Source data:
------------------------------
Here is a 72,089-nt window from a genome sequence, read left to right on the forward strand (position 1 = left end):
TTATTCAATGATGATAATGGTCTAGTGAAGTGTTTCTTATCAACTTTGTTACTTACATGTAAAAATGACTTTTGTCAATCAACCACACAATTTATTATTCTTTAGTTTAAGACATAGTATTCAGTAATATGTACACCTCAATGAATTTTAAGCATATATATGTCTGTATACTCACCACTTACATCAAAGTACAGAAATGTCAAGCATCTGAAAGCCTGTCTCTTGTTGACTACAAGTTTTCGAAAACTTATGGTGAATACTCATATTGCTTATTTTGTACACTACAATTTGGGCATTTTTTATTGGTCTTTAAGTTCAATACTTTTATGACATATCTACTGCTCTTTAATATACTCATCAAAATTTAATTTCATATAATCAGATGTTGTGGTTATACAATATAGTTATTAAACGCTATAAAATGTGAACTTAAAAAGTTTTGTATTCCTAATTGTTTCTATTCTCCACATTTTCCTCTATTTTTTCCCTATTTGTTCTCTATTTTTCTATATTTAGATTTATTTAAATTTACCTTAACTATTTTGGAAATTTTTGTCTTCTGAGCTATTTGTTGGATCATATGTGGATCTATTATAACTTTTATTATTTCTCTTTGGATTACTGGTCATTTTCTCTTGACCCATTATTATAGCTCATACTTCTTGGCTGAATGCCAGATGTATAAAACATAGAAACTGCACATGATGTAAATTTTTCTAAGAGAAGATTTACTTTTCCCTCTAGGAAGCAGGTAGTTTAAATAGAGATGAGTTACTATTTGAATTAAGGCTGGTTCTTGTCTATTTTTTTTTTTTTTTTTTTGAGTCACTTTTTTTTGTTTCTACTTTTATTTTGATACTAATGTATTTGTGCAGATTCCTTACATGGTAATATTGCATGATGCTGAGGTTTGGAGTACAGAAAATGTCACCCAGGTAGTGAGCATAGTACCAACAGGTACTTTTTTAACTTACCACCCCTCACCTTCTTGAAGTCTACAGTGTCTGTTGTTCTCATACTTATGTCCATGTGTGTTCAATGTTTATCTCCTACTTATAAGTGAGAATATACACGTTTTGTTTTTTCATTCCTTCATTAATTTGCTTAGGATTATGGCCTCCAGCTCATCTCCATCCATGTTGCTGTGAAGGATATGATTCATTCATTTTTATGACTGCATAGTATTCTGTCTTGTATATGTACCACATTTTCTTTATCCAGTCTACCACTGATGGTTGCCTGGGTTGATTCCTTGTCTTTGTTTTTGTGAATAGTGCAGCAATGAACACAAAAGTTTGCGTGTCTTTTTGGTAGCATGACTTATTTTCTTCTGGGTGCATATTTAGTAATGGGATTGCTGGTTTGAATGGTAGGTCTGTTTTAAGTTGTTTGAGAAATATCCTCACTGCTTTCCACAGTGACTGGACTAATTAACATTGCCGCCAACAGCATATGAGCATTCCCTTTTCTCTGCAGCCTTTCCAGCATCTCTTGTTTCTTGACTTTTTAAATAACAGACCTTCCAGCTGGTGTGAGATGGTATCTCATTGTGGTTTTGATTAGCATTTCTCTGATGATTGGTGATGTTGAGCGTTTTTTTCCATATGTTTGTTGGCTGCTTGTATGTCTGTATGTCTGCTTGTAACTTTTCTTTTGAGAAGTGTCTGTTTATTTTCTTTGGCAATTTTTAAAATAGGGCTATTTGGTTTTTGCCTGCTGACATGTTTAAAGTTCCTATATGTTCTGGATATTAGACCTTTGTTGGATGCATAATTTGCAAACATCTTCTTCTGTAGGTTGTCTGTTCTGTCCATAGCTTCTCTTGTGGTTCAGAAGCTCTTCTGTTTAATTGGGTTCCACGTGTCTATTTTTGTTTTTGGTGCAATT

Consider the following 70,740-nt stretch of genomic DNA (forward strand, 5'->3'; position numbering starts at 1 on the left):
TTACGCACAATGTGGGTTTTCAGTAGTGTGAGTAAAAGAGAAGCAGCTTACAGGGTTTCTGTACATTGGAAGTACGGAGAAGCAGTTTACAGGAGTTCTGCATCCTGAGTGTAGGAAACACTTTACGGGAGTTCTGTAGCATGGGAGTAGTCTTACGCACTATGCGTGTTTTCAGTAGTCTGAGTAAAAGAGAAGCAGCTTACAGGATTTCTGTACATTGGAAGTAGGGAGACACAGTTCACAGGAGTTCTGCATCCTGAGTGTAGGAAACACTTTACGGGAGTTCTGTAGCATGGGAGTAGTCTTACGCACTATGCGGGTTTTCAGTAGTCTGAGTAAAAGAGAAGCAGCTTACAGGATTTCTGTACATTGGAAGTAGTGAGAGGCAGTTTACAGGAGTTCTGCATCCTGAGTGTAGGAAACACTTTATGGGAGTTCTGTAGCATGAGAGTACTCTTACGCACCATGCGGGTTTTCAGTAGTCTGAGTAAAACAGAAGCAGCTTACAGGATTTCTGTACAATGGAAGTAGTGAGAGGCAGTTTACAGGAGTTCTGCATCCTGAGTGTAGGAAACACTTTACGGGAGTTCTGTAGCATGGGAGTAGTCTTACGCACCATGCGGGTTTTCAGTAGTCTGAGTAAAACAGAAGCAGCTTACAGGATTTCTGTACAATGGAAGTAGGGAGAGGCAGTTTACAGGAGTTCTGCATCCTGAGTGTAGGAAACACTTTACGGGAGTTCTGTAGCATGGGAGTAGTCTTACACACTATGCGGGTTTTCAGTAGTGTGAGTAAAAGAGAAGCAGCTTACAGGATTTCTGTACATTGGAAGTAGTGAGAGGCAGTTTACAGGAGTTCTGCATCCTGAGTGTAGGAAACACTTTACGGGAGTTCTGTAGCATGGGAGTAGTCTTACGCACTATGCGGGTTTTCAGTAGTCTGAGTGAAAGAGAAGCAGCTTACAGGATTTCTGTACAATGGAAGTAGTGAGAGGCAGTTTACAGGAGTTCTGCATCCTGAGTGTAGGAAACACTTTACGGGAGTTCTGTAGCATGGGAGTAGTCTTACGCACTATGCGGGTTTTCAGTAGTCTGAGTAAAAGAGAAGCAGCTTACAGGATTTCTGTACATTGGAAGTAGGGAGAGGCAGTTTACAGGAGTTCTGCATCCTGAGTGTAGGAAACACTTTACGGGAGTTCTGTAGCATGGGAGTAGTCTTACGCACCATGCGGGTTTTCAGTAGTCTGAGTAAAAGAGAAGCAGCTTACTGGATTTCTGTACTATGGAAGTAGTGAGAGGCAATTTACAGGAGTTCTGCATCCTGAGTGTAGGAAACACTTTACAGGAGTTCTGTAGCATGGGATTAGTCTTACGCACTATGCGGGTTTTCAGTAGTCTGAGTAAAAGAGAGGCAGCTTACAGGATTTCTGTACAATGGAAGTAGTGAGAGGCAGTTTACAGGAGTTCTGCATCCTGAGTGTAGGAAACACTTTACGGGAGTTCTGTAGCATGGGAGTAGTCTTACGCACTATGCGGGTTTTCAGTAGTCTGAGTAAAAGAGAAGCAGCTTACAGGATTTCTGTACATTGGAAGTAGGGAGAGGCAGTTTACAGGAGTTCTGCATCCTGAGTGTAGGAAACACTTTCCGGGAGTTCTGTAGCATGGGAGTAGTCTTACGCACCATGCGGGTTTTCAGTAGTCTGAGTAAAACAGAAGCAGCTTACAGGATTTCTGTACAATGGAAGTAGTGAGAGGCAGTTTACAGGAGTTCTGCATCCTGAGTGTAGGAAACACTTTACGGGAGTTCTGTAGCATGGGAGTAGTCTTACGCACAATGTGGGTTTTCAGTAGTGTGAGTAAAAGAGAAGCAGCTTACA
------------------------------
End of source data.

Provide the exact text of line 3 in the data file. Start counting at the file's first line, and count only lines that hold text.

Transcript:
Consider the following 70,740-nt stretch of genomic DNA (forward strand, 5'->3'; position numbering starts at 1 on the left):